Despite Donal Óg Cusack devoting most of the short time that was to be allotted to discussing Dublin’s victory over Wexford to explaining how much better he and the Rock O’Sullivan were than the Wexford defence, I fully concur with his sentiments regarding the placing of GAA championship matches behind a paywall.
Donal Óg is on fire tonight. No stopping that man.
This ‘microwaved’ hurling championship was a personal favourite pic.twitter.com/cNfQQwSaQ2
— Niall McIntyre (@NiallMcintyre) May 7, 2023
The basic complaint is that Saturday evening championship games that were once either available on RTÉ or on (pay per view) Sky Sports have now mostly been moved to GAAGO whose basic rate is €12 per match with various packages available, including a commercial rate that would allow pubs and GAA clubs to show the matches.
There appears to be have been little uptake on that and a certain Dublin club made a valiant and not entirely successful attempt to bypass all of that through the ingenuity of members allegedly versed in the finer points of television technology.
While the GAA has taken the brunt of the criticism over the pay-walling, and rightly so given that it is charged with the well being of the games, many people are seemingly unaware that GAAGO is a joint venture with RTÉ so both can be accused of engaging in a cynical and commercially driven decision to charge people to watch games, such as those in the Munster hurling championship which would be guaranteed viewing figures in the mid-hundreds of thousands if aired on RTÉ.
Fair enough, both organisations need to turn a bob, but there is also the question of RTÉ’s position as a public service broadcaster funded directly and indirectly by the taxpayer; and more to the point the GAA’s duty – and it is a duty – to ensure the health and promotion of the games under its responsibility.
The strong criticism of the current situation among GAA members and supporters has been greatly boosted by the contributions of Donal Óg and Jackie Tyrell as well as by other prominent people within GAA circles including Wexford All-Ireland winner from 1996, Tom Dempsey as well as Age-Action Ireland and even the Tánaiste Micheál Martin.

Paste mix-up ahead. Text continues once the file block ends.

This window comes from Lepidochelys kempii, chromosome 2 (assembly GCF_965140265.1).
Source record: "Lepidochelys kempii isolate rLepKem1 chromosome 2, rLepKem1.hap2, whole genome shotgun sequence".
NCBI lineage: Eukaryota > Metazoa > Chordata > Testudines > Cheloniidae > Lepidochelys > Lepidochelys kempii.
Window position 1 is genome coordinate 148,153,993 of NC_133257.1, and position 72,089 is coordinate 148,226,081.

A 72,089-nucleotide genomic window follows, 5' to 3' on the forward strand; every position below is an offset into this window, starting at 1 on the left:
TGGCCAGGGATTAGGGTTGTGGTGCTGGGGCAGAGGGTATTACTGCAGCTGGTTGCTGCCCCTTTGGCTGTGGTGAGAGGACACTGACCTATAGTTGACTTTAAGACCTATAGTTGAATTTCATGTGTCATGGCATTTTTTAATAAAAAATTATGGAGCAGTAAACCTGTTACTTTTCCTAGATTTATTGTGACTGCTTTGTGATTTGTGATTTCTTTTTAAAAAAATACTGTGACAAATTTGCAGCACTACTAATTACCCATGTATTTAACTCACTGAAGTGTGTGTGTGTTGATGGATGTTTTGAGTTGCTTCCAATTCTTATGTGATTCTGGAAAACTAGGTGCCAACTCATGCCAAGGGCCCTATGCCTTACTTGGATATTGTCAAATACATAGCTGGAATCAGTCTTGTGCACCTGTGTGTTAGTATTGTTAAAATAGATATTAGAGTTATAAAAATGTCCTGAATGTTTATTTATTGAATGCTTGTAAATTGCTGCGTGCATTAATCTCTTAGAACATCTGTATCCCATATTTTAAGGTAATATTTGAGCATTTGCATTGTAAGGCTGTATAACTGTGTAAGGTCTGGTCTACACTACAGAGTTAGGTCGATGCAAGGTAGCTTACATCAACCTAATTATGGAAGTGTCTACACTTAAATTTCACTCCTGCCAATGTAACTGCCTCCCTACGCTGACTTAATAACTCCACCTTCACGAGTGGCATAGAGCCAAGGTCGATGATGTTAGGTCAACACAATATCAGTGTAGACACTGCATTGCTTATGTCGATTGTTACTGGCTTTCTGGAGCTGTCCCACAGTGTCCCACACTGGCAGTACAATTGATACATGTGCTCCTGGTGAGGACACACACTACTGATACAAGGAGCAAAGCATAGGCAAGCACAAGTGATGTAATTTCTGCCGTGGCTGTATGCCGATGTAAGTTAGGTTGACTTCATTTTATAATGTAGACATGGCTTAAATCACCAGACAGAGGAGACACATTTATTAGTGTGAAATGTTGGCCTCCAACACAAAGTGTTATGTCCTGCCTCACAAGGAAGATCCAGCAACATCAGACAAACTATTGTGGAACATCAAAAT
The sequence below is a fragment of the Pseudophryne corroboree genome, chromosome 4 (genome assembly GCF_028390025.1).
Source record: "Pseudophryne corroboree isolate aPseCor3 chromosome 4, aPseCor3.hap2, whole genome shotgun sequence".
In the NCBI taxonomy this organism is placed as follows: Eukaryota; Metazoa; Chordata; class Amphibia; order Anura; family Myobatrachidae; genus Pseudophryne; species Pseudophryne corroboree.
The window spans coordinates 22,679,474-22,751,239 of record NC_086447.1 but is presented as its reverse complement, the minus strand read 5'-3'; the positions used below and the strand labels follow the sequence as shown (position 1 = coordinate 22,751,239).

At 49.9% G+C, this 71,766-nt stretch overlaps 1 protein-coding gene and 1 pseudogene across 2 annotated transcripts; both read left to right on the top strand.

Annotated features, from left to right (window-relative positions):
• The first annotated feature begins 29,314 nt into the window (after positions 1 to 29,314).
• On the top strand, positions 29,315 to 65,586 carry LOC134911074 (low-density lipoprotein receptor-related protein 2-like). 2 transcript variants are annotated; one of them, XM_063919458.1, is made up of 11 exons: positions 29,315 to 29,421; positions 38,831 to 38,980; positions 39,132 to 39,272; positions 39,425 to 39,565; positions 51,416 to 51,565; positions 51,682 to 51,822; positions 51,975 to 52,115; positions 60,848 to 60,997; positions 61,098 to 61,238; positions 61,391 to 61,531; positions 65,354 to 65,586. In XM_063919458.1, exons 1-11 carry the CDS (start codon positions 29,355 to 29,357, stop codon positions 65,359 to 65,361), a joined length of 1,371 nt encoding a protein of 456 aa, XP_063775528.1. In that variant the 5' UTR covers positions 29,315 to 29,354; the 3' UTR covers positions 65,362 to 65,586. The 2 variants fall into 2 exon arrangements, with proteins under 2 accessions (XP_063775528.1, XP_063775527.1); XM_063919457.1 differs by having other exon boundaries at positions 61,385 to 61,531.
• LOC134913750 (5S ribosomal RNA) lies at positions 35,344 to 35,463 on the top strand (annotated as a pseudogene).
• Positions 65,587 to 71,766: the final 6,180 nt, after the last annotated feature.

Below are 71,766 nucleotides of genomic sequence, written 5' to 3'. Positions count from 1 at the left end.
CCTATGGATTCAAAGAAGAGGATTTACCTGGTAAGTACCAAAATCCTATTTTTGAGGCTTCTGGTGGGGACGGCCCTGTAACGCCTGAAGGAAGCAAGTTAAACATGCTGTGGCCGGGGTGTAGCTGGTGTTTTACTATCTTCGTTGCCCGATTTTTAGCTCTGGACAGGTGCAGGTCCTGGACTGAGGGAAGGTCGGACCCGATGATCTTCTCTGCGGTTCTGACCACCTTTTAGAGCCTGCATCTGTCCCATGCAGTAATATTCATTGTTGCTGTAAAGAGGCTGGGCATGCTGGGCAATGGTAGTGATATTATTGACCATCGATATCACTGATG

That forced RTÉ to put out its head of sport Declan McBennett, who along with RTÉ director Dee Forbes is one of the directors of GAAGO, out to be “grilled” by Caitriona Perry on the whole thing. McBennett denied that GAAGO had exclusive rights to show any matches, which may well force both the broadcaster and the GAA to allow normal coverage of crucial Munster hurling championship and other games that were not initially scheduled to be broadcast. Or it may not.
The contribution of Virgin TV to the debate is best ignored in my view given that its content – admittedly from a cursory knowledge of its lowbrow pablum – barely suggests that it is even based in Ireland let alone has any interest in or contribution to make to any aspect of Irish culture.
Which brings me to Teilifís na Gaeilge which has been overlooked perhaps in this controversy.
Micheál Ó Domhnaill, in introducing TG4’s coverage of the Munster under 20 semi final between Tipp and Clare on Monday, made the point that all of the games they show are “saor in aisce,” – free to view in the argot of TV land. He was perhaps being tongue in cheek but he was making a valid point as TG4 provides excellent coverage all the year round of games including comprehensive coverage of club matches, the women’s championships, and underage games – as well as featuring some excellent documentaries on the heroes and history of our games.
Given that the GAA is also supposed to be committed to promoting the language, perhaps it might consider giving TG4 some of the big games during the championship. There are, of course, regular online grumbles about the commentary and punditry on TG4 being as Gaeilge but even someone with “Gaeilge meirgeach” from their school years would find it easy enough to follow the in game commentary, and I know of several people who have been encouraged to brush up on their comprehension and use of Irish through watching matches.
Donal Óg mentioned the dreaded word “culture” in his critique and he was correct to do so. Several people have noted that the GAA (and they are not alone in this) appears to have voluntarily retreated from the centre of Irish life.
What were once the high points of the Irish sporting year – the senior inter county hurling and football championships – have indeed been “microwaved” into a ridiculously telescoped and congested season.
Some will argue that the “split season” places the club more at the centre of the association and that has a certain validity, but GAA clubs in common with many other aspects of Irish life are fallen back on their core communities. Perhaps that is not a bad thing, and as in other eras may lay the ground for a national revival.
It is a complete fallacy, however, and no more than advertising agency bumpf and virtue-signalling to believe that the GAA, or the Irish language, or Irish music or any other core part of our identity is enhanced by the road on which our “elite” – many of whom clearly have little or no interest or connection with any of the above – has set us upon.
Surrendering the air wars is going to do no more than expedite – or microwave – that cultural decay.